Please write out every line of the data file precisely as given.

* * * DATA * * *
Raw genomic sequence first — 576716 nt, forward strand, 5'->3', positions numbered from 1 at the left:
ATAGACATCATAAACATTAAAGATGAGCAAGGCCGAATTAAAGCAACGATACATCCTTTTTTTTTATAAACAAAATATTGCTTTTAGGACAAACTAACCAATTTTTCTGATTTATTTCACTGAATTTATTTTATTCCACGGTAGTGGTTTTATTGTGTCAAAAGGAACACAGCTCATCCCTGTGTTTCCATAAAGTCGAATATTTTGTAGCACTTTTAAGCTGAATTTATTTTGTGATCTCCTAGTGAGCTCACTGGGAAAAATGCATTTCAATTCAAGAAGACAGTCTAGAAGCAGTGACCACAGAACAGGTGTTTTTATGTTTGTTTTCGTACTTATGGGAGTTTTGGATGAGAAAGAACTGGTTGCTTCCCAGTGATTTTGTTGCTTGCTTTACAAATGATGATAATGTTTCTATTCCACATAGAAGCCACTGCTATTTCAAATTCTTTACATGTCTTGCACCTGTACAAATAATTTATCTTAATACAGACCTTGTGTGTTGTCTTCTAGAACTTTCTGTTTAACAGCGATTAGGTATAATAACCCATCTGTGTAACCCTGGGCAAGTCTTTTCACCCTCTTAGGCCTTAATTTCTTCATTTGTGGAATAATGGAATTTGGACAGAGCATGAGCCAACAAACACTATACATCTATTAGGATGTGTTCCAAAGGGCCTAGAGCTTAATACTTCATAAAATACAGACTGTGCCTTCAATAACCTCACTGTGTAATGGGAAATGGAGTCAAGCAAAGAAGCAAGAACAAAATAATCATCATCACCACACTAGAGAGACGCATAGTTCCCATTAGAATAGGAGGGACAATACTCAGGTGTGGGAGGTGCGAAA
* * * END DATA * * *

Raw genomic sequence first — 576716 nt, forward strand, 5'->3', positions numbered from 1 at the left:
ATAGACATCATAAACATTAAAGATGAGCAAGGCCGAATTAAAGCAACGATACATCCTTTTTTTTTATAAACAAAATATTGCTTTTAGGACAAACTAACCAATTTTTCTGATTTATTTCACTGAATTTATTTTATTCCACGGTAGTGGTTTTATTGTGTCAAAAGGAACACAGCTCATCCCTGTGTTTCCATAAAGTCGAATATTTTGTAGCACTTTTAAGCTGAATTTATTTTGTGATCTCCTAGTGAGCTCACTGGGAAAAATGCATTTCAATTCAAGAAGACAGTCTAGAAGCAGTGACCACAGAACAGGTGTTTTTATGTTTGTTTTCGTACTTATGGGAGTTTTGGATGAGAAAGAACTGGTTGCTTCCCAGTGATTTTGTTGCTTGCTTTACAAATGATGATAATGTTTCTATTCCACATAGAAGCCACTGCTATTTCAAATTCTTTACATGTCTTGCACCTGTACAAATAATTTATCTTAATACAGACCTTGTGTGTTGTCTTCTAGAACTTTCTGTTTAACAGCGATTAGGTATAATAACCCATCTGTGTAACCCTGGGCAAGTCTTTTCACCCTCTTAGGCCTTAATTTCTTCATTTGTGGAATAATGGAATTTGGACAGAGCATGAGCCAACAAACACTATACATCTATTAGGATGTGTTCCAAAGGGCCTAGAGCTTAATACTTCATAAAATACAGACTGTGCCTTCAATAACCTCACTGTGTAATGGGAAATGGAGTCAAGCAAAGAAGCAAGAACAAAATAATCATCATCACCACACTAGAGAGACGCATAGTTCCCATTAGAATAGGAGGGACAATACTCAGGTGTGGGAGGTGCGAAA